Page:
• Basically I agree. However, we do need have an eye to this new ultra low tax economy that the Tories seem to be creating, or at least contemplating.

        I know many walkers don’t like to worry about all this politics stuff but the things have an impact on us. And — in areas like Snowdonia – outdoor enthusiasts can’t claim they don’t have an impact !

        I’ll leave scottish landowners and their bulldozers to another day!

  5. If you managed to find a way to charge for use of the Pyg track or Llanberis track, then would you also start charging for other ways up the hill, which do not incur any maintenance costs (eg via Cwm Glas Mawr)?
    If the answer is No then you have the question of where charging starts – do I pay to walk parallel to the Llanberis path but 10 feet to the side?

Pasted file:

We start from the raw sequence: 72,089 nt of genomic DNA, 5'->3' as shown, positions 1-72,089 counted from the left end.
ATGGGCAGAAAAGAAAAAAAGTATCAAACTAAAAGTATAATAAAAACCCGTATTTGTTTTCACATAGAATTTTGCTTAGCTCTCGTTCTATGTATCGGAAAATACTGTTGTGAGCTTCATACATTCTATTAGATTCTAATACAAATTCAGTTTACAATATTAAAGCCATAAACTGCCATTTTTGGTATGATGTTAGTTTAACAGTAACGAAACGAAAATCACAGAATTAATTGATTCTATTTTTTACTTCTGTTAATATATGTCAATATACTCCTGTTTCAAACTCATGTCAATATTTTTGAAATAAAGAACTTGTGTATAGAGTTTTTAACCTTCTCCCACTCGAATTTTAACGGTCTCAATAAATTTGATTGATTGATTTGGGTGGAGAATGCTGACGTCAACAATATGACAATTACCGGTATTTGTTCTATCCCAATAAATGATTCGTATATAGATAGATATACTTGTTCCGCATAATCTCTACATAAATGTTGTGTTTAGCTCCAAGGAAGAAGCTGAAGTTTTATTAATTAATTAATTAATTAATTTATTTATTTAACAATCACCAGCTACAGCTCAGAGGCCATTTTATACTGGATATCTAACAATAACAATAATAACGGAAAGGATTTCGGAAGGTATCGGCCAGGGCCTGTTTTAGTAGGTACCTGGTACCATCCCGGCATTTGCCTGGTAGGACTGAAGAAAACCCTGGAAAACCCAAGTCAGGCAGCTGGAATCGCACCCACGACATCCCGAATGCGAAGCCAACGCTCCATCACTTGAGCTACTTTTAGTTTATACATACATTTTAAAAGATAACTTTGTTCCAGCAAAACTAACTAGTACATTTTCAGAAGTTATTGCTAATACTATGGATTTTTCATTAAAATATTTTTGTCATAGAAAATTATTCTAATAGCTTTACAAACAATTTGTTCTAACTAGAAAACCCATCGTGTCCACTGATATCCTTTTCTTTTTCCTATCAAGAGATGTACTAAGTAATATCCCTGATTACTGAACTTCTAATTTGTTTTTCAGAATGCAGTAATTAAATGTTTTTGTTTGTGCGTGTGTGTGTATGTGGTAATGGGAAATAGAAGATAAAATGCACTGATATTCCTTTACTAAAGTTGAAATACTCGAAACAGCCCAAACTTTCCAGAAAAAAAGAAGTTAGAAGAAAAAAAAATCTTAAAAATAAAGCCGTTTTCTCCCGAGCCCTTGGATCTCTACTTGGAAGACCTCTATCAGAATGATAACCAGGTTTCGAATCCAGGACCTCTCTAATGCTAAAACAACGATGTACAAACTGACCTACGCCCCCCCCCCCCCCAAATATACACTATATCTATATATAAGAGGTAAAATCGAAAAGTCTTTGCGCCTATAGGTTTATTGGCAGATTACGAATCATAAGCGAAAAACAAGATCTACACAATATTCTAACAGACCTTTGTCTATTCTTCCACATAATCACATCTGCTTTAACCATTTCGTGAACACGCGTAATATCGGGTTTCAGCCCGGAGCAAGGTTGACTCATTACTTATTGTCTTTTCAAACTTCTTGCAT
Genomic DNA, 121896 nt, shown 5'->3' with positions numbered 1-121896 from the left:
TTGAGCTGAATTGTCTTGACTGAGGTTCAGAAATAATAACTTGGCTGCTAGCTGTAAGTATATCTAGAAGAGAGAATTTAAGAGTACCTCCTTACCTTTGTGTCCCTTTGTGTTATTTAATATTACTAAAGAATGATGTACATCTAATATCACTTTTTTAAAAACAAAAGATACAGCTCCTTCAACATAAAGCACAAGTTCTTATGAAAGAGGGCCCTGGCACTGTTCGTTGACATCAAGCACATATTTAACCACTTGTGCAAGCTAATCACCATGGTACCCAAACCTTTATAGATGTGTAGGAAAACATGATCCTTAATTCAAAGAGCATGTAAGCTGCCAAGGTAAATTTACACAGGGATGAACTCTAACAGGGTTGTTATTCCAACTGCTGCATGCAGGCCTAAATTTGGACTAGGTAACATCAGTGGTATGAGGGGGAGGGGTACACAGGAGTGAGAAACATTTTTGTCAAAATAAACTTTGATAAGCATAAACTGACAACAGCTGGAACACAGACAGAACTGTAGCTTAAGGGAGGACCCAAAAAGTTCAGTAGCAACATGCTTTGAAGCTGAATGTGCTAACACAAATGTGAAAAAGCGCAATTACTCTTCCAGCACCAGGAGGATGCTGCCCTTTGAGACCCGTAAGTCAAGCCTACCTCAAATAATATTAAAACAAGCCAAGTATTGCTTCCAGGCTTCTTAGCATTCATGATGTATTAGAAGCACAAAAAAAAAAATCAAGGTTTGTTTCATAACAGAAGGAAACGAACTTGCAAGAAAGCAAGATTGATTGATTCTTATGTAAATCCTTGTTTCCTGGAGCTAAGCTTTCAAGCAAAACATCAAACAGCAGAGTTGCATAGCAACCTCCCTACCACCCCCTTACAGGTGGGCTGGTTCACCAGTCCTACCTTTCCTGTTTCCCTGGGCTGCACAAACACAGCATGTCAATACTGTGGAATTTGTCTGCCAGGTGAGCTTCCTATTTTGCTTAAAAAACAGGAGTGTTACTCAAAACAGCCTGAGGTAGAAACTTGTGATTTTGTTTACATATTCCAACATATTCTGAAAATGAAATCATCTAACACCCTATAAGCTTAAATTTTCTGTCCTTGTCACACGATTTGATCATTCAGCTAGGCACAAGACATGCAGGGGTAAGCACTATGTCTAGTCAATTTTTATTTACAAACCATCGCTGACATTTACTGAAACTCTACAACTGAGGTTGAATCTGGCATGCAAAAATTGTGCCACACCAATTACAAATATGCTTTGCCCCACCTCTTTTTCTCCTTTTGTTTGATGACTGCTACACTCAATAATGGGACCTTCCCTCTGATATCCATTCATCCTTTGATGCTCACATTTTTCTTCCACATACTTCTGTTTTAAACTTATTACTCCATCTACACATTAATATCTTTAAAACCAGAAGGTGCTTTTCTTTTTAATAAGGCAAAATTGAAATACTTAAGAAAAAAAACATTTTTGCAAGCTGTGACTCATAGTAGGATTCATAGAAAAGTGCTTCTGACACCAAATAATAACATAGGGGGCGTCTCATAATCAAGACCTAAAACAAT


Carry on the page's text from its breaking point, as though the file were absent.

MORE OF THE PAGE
If the answer is yes you have to pay for any access to Snowdon – where does Snowdon start and end? Do I pay if I walk along Crib Goch and descend by the Pyg track without taking the detour to the summit? Do I pay if I just walk up Lliwedd? Or Yr Aran? Or to go climbing at Cloggy?
    Once you admit the possibility of charging then it’s going to be hard to prevent the principle spreading.

    • A difficult subject to resolve. There is a continuous concern about obesity and lack of exercise and any plan to charge for access is hardly likely to improve matters. There is a lot of voluntary interest in giving “free” labour but Government need to fund materials and equipment. I doubt this Government have the will.

      • I would agree wit that. However, none of us should underestimate the impact of the Hammond US-style economic movements.

  6. Andy – this is a real issue that we have to face but it’s not clear to me how the practicalities of charging could work.

    If a system of trail permits, as in the US, is introduced with charges for these permits, how can these be economically issued and monitored? Ticket booths on a track are just daft.